As well as marveling at Gillian Anderson’s portrayal of former Prime Minister Margaret Thatcher, we were also introduced to Emma Corrin’s Lady Diana.
And a curious game called Ibble Dibble.
In a scene none of us saw coming, after having dinner at Balmoral, the royal family gather along with the prime minister to play the drinking game.
But just how do you play the tongue-twister of a game that involves a blackened cork?
What is Ibble Dibble?
The game gets its name from the nonsensical phrase that players have to repeat throughout, and in order to play, you’ll need at least four players, one cork, matches, and – if you drink it – alcohol.
How do you play?
First of all, give every player a number.
Char one end of the cork by lighting it and letting it burn. Blow out the flame and make sure it’s not too hot!
The idea is that as you play, the blackened cork will be used to mark people’s faces with small black dots, also known as “dibble ibbles.”
Each player takes it in turns to introduce themselves according to their number followed by the phrase “Ibble Dibble.” So, “I’m number one Ibble Dibble” and so on.
Next, each player must announce how many “dibble ibbles” they have (which will be none at the start of the game), and then choose another player to do the same.
For example, player three would say: “I’m number three Ibble Dibble with no dibble ibbles calling number five Ibble Dibble with no dibble ibbles”.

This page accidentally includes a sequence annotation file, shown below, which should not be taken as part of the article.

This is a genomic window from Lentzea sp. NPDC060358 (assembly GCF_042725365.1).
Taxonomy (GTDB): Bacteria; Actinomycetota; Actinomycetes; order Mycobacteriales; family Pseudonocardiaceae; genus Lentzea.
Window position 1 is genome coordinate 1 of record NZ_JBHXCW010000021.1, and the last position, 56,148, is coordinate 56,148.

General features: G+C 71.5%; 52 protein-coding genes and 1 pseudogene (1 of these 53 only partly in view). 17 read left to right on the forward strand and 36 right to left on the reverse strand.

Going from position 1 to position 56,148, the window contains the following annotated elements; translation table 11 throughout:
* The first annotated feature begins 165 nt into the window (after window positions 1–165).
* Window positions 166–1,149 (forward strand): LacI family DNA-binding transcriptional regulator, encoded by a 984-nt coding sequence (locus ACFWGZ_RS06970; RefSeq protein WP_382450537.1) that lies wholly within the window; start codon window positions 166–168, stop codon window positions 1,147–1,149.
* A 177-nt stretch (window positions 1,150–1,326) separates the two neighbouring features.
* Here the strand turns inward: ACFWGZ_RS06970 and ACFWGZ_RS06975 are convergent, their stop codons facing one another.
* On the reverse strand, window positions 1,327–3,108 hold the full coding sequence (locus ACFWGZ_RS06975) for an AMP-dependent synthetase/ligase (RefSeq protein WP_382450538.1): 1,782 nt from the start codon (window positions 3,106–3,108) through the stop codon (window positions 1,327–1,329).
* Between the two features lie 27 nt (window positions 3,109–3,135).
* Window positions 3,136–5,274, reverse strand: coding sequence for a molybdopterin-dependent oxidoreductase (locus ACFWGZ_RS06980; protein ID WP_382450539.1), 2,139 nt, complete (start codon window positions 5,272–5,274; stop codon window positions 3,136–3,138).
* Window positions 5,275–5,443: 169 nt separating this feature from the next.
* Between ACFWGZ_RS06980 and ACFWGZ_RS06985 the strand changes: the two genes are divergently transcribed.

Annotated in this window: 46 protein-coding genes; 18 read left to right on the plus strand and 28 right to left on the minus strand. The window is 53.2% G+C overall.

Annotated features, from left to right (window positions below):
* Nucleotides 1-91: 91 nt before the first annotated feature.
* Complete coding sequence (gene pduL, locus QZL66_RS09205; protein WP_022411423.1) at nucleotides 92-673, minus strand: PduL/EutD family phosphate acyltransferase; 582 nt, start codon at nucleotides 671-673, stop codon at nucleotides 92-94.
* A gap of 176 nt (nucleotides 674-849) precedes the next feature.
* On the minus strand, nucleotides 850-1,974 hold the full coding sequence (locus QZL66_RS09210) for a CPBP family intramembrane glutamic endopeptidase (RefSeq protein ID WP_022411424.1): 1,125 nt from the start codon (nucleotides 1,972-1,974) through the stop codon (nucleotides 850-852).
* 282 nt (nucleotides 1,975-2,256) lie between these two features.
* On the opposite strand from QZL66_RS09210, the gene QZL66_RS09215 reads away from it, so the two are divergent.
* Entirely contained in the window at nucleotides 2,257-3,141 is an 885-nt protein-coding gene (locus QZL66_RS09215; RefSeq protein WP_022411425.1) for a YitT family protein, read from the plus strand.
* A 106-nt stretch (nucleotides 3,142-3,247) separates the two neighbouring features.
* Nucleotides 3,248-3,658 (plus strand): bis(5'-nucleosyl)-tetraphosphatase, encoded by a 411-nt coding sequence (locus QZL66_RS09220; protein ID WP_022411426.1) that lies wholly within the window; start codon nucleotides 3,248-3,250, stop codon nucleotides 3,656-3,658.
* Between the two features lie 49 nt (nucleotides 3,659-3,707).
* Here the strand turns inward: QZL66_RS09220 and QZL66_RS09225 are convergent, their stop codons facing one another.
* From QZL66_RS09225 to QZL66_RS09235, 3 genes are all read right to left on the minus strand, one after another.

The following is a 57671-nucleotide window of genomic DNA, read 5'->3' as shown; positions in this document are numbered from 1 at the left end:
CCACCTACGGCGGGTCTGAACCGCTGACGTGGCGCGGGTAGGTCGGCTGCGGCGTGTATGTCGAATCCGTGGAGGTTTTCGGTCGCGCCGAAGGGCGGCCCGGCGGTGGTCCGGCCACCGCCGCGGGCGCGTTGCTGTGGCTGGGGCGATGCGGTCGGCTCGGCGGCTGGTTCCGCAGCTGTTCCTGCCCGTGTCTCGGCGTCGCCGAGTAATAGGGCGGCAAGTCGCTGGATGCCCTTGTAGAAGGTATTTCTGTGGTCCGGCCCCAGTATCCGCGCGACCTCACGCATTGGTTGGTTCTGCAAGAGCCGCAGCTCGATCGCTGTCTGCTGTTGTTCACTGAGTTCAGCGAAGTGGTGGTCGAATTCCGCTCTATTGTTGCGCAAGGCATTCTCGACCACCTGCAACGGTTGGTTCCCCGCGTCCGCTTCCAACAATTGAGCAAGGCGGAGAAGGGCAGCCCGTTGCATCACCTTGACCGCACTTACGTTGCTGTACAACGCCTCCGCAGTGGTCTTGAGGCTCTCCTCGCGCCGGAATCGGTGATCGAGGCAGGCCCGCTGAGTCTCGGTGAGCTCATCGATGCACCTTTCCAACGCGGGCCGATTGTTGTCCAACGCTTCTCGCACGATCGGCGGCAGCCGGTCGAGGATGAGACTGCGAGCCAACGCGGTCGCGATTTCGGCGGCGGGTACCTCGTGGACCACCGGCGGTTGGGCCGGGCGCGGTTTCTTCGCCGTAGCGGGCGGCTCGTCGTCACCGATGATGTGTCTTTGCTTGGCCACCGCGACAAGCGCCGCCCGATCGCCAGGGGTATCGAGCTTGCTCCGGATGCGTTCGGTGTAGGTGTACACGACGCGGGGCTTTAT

Player number five will then do the same, and so on.
The game proceeds like this until someone trips over their words, which requires them to have a “dibble ibble” put on their face via the blackened cork (and take a drink if they’re playing it as a drinking game).
As the game continues, more and more players will end up with increasing numbers of “dibble ibbles” on their faces. The secret is to remember how many you have because if you say the wrong amount – that will result in another “dibble ibble.”
Basically you’ll end up looking like this (but less regal)…
The winner is the player with the least amount of “dibble ibbles” on the face at the end of the game.
It’s not clear whether Thatcher and the royal family ever played Ibble Dibble but we like to think this did actually happen.
However, Thatcher did not enjoy her trips to Balmoral, which she described as a “tedious waste of time,” according to the 2015 book “The Queen And Mrs. Thatcher: An Inconvenient Relationship.”
We’re sure a game of Ibble Dibble helped.
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